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Healthy dieting during pregnancy can help you reduce dangerous complications

Jenny Decker RN's picture

A new study has shown that dieting during pregnancy can help you reduce dangerous complications.

Although pregnant women have been warned for generations not to diet while pregnant, a new study in the British Medical Journal shows that eating a healthy diet that is guided by dieticians and other resources may actually help reduce some complications associated with pregnancy. Obesity is not only a rising threat to the general population, but for those expecting 20 to 40 percent of European and American pregnant women gain more than the recommended weight during pregnancy. Half of the women in the US who are of childbearing age are overweight or obese.
The healthy diet and weight gain can help reduce and improve outcomes to both the mother and baby, with no significant adverse effects noticed on the baby, yet also providing healthy benefits on the newborn. Some of the benefits include a reduction in pre-eclampsia, a reduction in gestational diabetes and gestational hypertension, and a decrease in the numbers of pre-term labor and delivery.

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However, even with this study, the researchers make it clear that it is important that weight management interventions that are effective and safe need to be identified. It still remains that extreme dieting can be harmful to both the baby and the mother. Diets that have a high glycemic index can also be harmful in pregnancy. With extreme dieting, mothers become less energetic, loss muscle mass, and cannot support the growing fetus.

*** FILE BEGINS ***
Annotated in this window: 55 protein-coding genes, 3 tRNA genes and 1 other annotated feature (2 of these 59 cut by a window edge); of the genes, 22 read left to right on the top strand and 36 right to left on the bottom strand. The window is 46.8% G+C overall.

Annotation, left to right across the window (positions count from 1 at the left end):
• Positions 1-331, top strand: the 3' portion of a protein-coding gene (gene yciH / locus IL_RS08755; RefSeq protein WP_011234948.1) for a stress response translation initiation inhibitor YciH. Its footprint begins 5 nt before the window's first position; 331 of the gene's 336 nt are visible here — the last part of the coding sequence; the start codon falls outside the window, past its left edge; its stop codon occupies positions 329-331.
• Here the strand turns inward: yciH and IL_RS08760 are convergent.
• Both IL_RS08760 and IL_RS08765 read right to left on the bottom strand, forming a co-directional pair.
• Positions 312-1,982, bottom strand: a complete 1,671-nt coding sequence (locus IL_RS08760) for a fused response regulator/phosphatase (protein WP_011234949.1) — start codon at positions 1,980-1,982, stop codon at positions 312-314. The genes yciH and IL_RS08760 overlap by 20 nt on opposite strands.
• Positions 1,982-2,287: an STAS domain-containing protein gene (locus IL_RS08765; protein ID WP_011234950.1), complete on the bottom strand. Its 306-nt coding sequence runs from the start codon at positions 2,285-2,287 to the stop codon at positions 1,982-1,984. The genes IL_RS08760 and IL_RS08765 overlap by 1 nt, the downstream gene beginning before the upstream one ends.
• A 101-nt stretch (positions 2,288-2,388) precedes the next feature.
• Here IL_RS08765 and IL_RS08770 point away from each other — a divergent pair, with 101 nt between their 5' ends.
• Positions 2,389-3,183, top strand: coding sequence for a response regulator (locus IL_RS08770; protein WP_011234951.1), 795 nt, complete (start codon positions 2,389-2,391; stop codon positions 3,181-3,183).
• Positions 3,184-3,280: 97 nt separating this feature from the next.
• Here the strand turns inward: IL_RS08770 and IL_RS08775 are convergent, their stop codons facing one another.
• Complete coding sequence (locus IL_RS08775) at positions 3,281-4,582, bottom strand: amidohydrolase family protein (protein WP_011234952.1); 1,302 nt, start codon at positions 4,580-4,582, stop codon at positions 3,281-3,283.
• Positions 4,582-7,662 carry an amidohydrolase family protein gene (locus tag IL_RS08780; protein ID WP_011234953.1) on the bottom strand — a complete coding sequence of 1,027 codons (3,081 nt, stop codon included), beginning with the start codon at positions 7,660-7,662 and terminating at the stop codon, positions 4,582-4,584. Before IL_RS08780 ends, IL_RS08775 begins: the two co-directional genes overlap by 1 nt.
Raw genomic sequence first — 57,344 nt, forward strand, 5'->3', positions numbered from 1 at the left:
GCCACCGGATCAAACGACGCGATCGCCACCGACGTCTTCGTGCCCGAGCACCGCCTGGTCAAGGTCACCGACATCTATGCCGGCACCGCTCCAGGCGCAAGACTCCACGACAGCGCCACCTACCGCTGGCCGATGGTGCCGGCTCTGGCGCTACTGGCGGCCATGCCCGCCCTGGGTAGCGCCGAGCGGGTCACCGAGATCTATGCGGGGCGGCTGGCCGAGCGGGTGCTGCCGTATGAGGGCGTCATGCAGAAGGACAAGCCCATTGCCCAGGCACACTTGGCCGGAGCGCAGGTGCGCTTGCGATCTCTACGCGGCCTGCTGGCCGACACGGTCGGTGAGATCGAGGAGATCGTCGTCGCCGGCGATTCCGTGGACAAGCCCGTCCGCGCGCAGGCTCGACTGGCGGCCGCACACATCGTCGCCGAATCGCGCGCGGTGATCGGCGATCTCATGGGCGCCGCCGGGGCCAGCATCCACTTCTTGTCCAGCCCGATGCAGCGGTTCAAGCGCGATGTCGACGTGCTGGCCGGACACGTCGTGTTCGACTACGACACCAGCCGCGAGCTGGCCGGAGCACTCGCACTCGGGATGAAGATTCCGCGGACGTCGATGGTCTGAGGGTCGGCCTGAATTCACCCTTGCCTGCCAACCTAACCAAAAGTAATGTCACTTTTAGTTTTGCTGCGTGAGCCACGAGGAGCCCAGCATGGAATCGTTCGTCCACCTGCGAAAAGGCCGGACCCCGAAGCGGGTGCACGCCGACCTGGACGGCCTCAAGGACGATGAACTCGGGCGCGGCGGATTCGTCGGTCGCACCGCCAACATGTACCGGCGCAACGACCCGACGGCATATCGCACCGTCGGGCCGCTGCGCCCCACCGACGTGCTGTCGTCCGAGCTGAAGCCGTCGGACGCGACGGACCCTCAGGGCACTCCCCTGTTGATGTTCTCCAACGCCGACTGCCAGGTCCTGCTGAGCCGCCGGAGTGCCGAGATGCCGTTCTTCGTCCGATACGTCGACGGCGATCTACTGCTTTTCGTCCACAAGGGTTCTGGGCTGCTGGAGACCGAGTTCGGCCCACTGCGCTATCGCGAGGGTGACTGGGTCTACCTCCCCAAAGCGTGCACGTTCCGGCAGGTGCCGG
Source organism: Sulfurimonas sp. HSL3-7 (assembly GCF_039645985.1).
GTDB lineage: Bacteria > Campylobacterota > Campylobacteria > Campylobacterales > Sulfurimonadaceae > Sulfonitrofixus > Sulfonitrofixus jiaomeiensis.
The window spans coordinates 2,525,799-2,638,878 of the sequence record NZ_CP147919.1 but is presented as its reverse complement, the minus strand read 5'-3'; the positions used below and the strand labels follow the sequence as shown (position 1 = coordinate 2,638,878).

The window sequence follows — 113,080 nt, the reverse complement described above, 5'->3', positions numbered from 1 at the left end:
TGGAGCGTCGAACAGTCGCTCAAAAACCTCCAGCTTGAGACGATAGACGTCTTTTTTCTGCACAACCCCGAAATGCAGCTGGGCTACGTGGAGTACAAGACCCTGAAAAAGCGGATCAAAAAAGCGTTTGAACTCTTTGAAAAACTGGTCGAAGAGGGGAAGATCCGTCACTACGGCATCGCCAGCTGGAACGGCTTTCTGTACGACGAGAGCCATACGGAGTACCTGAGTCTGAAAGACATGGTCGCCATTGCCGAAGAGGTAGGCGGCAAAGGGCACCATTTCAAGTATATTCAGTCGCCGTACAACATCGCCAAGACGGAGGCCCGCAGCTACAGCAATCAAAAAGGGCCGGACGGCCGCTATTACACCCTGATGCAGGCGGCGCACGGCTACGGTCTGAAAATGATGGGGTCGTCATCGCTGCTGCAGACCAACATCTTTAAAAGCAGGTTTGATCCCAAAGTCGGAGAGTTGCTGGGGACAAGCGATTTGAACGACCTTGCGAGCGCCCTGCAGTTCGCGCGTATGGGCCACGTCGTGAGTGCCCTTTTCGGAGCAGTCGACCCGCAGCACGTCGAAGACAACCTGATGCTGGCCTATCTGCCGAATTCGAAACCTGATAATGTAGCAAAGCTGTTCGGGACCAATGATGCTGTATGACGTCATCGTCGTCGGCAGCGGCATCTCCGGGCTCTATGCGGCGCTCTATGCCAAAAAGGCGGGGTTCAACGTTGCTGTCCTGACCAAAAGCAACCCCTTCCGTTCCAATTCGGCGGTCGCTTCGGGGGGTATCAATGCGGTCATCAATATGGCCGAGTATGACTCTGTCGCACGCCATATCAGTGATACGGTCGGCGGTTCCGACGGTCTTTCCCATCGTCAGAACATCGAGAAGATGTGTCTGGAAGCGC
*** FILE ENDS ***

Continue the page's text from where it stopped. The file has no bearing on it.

In the research which included an analysis of many studies, dietary and lifestyle interventions had no adverse effects on having a smaller baby. Of interest, it was found that dietary changes alone were more effective than just increased physical activity or combined diet and physical activity. Fetal and newborn outcomes from the dietary change and interventions included decreased intrauterine deaths, decreased birth trauma, decrease in bilirubin, and a reduced risk of shoulder dystocia. Effects on the mother were listed above.

Effects on fetal weight from diets in pregnancy have long been the largest concern of women dieting while pregnant. However, with this study it was shown that there were no adverse effects on fetal weight. Yet, for those women who tended to develop gestational diabetes with resulting large babies, these babies tended to be smaller in size and this decreased the stress during labor and delivery that is often due to a large baby.

This study has added a significant amount to the information that researchers and experts already know about dieting and pregnancy. We already know that excessive weight gain during pregnancy can cause some serious adverse maternal or fetal outcomes. Interventions that are targeted towards excessive weight gain can help to decrease these types of outcomes. The study adds that it is okay for a pregnant woman to be on a healthy diet and change her lifestyle in order to reduce the more than recommended weight gain. The best news is that the fetal weight is relatively unaffected.